In an earlier post I stated that our life has always been ruled by serendipity in a beneficial way. Mystical occurrences are commonplace and an invisible presence seem to follow and help us. For example, we never discovered how we got our first apartment and never discovered who recommended my husband for his job in the '50s as a lab technician. We were blessed the way some things just kind of happened. We just went with the flow.
Twice in my life, it was expected that I was die. The first time was in elementary school when I was ill with pneumonia. It was June, the school year was almost over, so they took up a collection for flowers for my funeral, which was expected to be sometimes in July. The second time was in 1962, when pneumonia presented itself again. After spending three days in the hospital, I left, because the bills that were accumulating made me sicker. Somehow, I made it again.
After the birth of our third child, we were having financial problems. Back in those days female teachers didn't take maternity leave because they wanted to, nor could you use sick days for pregnancy. You had to leave in your fifth month and returned, with a doctor's note, when your baby was six months old. During that year of "leave" you received no pay so it was tough.
Neighbors, like the Wootens, used to bring us meals, claiming they had accidentally cooked too much food. My sister, Susie, would accidentally buy too much food for her refrigerator and ask us to eat it so it wouldn't spoil.
One day, in August 1964, we were were over to a neighbor's house listening to his new stereo, which was high tech at the time. The neighbor wanted to hear my new Dinah Washington's album so I went home to get it. The phone rang while I was at home and I hesitated to answer it because I wanted to go back to hear the new stereo. Fortuitously, I lifted the receiver, and it was the Evanston School District, one of the best districts in the state, offering my husband a science teaching position. Because it was so late in the school year, they were offering jobs to the first people they found at home. I ran back to the neighbor's house, shouting the good news. Suppose I hadn't answered that call?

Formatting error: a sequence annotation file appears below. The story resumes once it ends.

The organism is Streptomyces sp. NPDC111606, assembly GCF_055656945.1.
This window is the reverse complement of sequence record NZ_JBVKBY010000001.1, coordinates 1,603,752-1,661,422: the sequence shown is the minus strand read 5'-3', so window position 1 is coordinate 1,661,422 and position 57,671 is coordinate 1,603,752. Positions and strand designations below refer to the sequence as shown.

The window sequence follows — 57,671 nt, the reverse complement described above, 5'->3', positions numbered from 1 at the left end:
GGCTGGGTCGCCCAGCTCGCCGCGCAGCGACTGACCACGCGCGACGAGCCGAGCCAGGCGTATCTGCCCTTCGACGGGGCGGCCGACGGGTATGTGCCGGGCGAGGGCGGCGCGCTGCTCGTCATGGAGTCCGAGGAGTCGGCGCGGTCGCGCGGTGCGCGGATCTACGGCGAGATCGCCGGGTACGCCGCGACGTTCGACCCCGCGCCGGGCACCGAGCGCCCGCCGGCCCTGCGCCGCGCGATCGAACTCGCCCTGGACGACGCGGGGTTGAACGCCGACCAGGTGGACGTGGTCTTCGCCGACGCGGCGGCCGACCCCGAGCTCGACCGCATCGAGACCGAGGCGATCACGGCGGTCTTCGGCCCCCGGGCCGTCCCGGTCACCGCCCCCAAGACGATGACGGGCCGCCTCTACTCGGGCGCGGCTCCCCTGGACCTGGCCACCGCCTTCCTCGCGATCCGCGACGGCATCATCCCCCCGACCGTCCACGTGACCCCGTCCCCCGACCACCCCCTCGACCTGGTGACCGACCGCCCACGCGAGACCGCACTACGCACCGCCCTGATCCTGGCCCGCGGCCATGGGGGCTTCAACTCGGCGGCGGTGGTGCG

Well, before you knew it, he was on his way to New York to meet with Hylan Lewis, Dixie Moon, and Dr. Kenneth Clark, the psychologist who provided much of the research in the Brown v. Board of Education case that desegregated schools. It was a fruitful meeting and the Metropolitan Applied Research Center decided to fund his study to form the organization and help him complete his dissertation.
He wanted to study Black superintendents because there was zero research on the topic. Therefore, his dissertation had no review of the literature, usually a very vital part of a study. At the time there were less than twenty in the entire country, all of them male in Black districts. He was keeping a roster as he traveled to meetings around the country. His idea was to form an organization, the National Alliance of Black Superintendents that eventually grew to include all Black educators, the National Alliance of Black Educators (NABSE) that at its peak had over 10,000 members. (More about the organization in later posts.) This happened because he was nice to someone who dialed the wrong number.
We try not to dwell on disaster. He sees the glass as half full and I see the glass as half empty. I began to tip over to his side when I heard a speaker in Tulsa. She told the story about a young man who fell into the river after his boat tipped over. He could not swim and was in danger of drowning. His father, who also could not swim, watched in agony while standing on the shore. He found a rope, threw it to his son, and began to reel him in. The young man clutched the rope and as he began to pull, noticed there was a break in the rope. Danger still awaited. He yelled to his father and asked him what should he do. His father examined the rope, shouted to his son to reach beyond the break, which he did, and the father hauled his son to safety.
That sort of summarizes our life. We try to reach beyond the breaks.